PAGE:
Medical facilities, ranging from small medical offices to large healthcare facilities, are regulated medical waste generators. That means that they are responsible for handling that waste responsibly and in compliance with federal and state regulations. Facilities are responsible for their medical waste from the time it is generated straight through until it is treated and is no longer hazardous to the public or the environment. This “cradle to grave” liability comes with strict rules on creating and keeping records of the medical waste management process. So what do you need to know about record keeping requirements to keep your practice/facility on the right side of those rules?
Medical Waste Manifests
Medical waste manifests are documents that travel with your medical waste from the time it leaves your workplace until it reaches its final destination. Each person who comes in contact with regulated medical waste along the way must sign that manifest and be provided with a copy of it for their records. The purpose of this document is to enable tracking of your waste throughout each step of the medical waste disposal process, including pick-up, transportation, treatment and disposal/destruction.
To be in compliance with medical wast management regulations, your facility must have a designated medical waste manifest signer. This is the staff member who will be responsible for signing the manifest presented by your medical waste service provider at pick-up time. Your manifest signer will be given a copy of the manifest for your records, and that copy must be retained by your facility for a minimum of three years.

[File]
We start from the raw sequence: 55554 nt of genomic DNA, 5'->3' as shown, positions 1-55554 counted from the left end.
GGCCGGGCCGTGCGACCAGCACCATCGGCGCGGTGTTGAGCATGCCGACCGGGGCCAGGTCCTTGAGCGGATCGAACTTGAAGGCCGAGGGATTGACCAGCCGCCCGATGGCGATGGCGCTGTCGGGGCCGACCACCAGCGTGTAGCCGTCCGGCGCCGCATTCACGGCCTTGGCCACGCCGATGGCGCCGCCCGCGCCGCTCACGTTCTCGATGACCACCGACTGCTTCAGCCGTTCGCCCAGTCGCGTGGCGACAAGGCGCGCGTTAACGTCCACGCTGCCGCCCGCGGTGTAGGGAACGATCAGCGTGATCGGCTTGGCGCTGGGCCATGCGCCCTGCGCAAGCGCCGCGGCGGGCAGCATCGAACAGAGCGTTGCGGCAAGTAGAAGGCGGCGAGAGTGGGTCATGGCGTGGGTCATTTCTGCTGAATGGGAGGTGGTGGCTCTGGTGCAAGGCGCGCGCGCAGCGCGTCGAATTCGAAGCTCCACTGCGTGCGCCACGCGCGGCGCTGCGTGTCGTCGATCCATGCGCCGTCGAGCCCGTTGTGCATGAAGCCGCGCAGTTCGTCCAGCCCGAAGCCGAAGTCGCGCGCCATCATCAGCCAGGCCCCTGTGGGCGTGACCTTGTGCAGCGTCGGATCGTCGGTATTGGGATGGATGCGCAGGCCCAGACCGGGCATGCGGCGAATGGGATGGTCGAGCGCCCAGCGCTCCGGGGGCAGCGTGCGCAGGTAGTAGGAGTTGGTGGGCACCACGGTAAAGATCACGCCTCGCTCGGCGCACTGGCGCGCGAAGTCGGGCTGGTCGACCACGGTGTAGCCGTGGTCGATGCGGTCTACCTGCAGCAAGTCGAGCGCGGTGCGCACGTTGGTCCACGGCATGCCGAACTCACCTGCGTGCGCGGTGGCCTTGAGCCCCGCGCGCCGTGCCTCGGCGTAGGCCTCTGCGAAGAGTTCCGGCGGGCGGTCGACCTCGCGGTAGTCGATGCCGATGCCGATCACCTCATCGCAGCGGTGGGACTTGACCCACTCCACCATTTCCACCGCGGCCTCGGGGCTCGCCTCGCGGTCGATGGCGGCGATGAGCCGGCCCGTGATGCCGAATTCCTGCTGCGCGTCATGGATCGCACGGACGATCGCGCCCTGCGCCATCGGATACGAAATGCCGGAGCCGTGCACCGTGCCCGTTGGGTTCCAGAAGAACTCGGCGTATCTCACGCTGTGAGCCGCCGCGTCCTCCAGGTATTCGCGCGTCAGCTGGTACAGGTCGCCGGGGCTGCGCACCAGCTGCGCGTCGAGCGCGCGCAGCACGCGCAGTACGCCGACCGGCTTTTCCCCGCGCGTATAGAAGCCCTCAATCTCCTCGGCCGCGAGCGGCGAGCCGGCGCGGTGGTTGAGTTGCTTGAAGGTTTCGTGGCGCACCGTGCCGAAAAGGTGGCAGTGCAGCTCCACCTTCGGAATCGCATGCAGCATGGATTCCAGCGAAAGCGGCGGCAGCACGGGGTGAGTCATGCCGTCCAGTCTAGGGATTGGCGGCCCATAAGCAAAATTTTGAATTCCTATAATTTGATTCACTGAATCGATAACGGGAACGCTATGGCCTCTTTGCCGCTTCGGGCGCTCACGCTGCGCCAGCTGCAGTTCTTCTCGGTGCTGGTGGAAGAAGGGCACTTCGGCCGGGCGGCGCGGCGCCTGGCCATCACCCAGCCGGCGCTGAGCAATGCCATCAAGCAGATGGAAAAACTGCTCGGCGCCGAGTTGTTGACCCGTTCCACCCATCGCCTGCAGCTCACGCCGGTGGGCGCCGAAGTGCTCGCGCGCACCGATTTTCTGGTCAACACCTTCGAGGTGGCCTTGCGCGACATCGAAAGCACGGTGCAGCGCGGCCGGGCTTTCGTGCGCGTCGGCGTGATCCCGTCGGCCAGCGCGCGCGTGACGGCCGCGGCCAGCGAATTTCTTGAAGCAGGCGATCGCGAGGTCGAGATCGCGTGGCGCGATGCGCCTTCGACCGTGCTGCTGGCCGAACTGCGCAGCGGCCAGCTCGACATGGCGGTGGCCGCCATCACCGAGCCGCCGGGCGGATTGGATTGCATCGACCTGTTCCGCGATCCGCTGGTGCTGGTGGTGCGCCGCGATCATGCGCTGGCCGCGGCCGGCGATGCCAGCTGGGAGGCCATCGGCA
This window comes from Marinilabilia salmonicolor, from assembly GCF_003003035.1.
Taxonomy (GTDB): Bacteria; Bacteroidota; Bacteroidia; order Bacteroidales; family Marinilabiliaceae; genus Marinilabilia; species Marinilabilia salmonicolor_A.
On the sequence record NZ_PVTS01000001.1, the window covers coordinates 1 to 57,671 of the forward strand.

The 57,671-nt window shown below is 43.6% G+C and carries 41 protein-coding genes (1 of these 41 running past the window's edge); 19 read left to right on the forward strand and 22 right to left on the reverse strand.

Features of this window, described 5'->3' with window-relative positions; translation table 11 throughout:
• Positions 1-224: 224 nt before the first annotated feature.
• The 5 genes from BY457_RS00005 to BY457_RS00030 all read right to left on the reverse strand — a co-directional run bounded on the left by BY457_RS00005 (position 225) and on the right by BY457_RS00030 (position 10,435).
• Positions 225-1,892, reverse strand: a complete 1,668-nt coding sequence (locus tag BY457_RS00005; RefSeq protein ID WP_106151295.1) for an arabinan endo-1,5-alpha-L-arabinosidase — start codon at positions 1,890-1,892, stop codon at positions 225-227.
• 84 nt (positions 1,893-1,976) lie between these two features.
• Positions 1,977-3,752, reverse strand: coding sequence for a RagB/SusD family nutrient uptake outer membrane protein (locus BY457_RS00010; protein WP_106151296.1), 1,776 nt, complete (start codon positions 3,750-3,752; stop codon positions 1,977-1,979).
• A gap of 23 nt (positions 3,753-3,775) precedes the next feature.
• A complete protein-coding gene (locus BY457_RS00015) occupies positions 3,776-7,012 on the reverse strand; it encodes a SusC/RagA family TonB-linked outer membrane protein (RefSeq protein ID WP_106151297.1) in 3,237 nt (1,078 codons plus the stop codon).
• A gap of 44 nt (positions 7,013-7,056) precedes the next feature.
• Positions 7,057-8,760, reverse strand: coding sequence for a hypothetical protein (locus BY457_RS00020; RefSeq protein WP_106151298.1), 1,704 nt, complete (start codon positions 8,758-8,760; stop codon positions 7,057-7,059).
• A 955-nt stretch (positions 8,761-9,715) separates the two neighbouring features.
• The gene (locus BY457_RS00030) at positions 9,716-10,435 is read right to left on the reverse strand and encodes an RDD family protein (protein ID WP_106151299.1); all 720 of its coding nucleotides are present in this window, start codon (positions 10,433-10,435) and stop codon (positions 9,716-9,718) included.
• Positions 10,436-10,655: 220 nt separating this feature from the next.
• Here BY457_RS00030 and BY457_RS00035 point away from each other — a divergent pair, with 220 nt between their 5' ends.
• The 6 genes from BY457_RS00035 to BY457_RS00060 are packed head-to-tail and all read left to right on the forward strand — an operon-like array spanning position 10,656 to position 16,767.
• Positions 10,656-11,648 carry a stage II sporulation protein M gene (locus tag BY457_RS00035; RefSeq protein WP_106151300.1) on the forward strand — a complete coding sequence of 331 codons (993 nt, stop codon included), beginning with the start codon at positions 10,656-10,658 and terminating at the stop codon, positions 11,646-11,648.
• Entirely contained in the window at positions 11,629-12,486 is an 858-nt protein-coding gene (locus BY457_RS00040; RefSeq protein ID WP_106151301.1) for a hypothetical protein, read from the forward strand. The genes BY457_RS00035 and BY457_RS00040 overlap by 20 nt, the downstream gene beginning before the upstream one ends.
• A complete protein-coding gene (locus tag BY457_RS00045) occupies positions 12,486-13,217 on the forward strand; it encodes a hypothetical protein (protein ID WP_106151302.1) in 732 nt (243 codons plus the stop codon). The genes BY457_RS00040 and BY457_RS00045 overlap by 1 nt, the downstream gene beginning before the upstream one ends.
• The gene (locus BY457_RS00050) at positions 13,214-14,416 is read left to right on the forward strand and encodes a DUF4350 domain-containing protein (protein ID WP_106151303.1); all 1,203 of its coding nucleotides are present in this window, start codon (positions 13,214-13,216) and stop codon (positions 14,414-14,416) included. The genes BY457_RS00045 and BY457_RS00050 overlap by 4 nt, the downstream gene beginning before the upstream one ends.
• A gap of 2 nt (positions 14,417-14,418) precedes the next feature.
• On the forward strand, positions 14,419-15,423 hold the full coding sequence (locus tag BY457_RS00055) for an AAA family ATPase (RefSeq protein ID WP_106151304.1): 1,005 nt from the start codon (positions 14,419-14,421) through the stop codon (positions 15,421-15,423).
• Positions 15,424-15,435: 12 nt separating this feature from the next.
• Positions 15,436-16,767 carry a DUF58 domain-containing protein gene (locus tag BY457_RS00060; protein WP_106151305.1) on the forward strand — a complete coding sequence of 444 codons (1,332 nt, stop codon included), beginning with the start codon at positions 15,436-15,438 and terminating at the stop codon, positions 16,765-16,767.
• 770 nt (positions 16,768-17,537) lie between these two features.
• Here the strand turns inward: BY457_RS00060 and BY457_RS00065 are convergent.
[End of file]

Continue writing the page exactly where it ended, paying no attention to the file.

Certificates of Destruction
This is a document that must be sent to you once your medical waste has completed its journey, having been transported to a certified treatment facility to be rendered harmless, then destroyed or accepted by a designated disposal facility. This should be sent to you within 45 days of your waste pick-up, and should be retained in your records for at least three years.
Employees who come into contact with medical waste or supervise workers who do are mandated by state and federal regulations to complete certain training courses. These may include OSHA, HIPAA, HazCOM and DOT training courses, and you must keep training records and/or certificates on file for each employee throughout their term of employment. Your medical waste service provider may offer compliance training services as well, which can make it much easier for you to ensure that you are in compliance with employee training rules related to medical waste management.
Other Records To Keep
Other important records you must keep include a written medical waste management plan, which is required by the Alabama Department Of Environmental Management (ADEM). This plan must include the following details:
The types of medical waste generated by your facility
Procedures for proper segregation, packaging and labeling of untreated medical waste that will be transported off-site
Any waste treatment methods used on-site
The name and contact information for transporters of untreated medical waste
The name and contact information of a designated person who is responsible for medical waste
An ADEM permit number
Details of storage facilities used for medical waste, including contact information for a responsible person and ADEM permit numbers of off-site facilities
Details of any disposal facilities and their permit information
Medical waste removal schedules
Employee training details, including courses offered and the name of the person responsible for training
Your medical waste management plan must be kept on file and updated as necessary as long as your facility remains a medical waste generator. You must also be prepared to make your written plan available to ADEM upon request.
There are also some things that are a good idea to keep for your records, even if it is not required. Perhaps most important of these are copies of permits held by your medical waste disposal service that show they are certified/permitted to transport and/or treat the types of medical waste your facility has hired them to manage. After all, you own that waste until it reaches its final destination, so knowing the qualifications of the company that will get it there is essential to minimizing your facility’s level of risk.